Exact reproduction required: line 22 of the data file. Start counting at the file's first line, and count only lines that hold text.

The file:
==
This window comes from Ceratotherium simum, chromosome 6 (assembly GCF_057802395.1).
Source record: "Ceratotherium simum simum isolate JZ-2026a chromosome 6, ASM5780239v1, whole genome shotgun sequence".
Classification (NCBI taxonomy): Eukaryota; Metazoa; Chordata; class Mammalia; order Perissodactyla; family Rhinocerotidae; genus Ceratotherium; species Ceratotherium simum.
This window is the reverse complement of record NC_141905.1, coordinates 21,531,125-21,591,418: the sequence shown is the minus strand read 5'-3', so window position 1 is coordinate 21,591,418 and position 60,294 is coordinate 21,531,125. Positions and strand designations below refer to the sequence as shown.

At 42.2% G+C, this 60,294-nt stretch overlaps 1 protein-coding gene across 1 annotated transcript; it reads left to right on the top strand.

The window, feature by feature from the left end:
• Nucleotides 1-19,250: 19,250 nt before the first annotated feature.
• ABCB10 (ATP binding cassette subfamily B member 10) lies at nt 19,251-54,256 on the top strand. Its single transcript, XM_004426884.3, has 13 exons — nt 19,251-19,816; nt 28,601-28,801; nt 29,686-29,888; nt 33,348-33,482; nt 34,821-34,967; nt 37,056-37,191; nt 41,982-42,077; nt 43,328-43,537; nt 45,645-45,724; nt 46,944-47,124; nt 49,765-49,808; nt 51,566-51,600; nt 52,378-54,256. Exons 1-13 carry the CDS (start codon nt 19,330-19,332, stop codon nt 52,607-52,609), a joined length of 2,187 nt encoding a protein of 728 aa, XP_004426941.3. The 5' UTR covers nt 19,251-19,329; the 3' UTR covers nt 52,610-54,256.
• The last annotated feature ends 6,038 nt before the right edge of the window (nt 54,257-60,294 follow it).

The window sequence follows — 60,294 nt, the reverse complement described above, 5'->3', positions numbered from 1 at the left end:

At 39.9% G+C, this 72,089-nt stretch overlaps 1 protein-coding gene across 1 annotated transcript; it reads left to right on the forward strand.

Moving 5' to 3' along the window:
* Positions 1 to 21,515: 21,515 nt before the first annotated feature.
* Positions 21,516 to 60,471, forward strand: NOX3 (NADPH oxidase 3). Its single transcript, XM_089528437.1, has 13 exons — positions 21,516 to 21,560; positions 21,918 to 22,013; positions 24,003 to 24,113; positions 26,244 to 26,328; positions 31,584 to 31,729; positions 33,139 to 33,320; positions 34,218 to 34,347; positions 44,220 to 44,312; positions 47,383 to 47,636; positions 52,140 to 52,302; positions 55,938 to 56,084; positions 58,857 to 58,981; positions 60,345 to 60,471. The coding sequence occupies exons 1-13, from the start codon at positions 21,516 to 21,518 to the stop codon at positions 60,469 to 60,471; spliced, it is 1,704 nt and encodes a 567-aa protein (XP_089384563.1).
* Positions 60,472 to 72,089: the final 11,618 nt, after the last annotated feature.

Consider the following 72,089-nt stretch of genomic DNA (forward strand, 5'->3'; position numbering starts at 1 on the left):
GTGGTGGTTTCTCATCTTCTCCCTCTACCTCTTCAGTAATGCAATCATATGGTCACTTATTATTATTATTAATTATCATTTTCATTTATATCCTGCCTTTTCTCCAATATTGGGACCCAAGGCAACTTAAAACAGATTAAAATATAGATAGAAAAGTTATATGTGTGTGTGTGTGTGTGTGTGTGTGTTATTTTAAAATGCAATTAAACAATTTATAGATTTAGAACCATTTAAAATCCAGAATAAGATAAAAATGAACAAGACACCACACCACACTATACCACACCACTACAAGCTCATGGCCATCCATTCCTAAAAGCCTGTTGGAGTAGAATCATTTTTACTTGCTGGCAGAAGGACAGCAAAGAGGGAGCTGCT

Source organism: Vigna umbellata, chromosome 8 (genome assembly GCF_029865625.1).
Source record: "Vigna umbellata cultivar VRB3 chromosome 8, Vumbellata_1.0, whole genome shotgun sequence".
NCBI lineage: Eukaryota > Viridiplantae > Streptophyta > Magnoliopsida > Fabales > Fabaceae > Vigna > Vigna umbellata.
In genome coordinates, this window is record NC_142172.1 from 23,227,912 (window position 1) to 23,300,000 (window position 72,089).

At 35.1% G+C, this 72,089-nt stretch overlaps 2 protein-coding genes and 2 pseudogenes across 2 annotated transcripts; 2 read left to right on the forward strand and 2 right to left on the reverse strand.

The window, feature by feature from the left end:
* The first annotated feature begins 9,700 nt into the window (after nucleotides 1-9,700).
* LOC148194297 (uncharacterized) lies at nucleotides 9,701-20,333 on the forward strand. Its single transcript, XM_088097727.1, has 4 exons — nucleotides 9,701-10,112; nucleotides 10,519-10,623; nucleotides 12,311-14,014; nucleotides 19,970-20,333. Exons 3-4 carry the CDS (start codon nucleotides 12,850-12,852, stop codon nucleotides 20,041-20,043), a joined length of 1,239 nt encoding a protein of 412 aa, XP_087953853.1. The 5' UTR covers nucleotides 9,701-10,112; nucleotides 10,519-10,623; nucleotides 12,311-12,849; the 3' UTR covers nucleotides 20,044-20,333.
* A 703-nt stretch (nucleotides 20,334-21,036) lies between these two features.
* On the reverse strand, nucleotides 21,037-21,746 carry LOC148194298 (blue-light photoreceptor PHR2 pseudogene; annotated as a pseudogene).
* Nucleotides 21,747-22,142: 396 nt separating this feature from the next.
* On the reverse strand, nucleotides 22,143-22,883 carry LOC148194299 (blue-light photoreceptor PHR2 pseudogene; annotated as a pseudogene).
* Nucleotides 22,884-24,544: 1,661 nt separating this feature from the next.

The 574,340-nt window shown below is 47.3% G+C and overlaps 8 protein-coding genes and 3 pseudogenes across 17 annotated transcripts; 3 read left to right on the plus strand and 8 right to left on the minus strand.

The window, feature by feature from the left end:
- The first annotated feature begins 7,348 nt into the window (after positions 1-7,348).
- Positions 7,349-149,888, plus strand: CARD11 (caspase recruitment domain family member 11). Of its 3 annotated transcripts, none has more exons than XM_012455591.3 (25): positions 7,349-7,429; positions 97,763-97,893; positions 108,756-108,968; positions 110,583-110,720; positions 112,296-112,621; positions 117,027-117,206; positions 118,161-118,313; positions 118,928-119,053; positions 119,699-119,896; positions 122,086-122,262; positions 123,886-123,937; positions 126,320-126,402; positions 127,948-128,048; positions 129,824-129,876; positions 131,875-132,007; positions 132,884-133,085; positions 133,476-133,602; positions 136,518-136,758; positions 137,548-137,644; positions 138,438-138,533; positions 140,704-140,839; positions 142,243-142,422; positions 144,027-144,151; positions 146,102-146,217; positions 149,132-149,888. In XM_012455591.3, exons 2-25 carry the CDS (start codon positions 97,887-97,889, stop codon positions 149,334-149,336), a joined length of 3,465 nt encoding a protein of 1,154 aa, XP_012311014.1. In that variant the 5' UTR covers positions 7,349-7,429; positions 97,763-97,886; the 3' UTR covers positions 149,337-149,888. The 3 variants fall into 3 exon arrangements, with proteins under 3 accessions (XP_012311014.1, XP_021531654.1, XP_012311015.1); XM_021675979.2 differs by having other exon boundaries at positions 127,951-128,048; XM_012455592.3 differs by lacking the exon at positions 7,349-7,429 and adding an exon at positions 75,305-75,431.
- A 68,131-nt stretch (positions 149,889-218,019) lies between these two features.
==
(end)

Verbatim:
At 35.1% G+C, this 72,089-nt stretch overlaps 2 protein-coding genes and 2 pseudogenes across 2 annotated transcripts; 2 read left to right on the forward strand and 2 right to left on the reverse strand.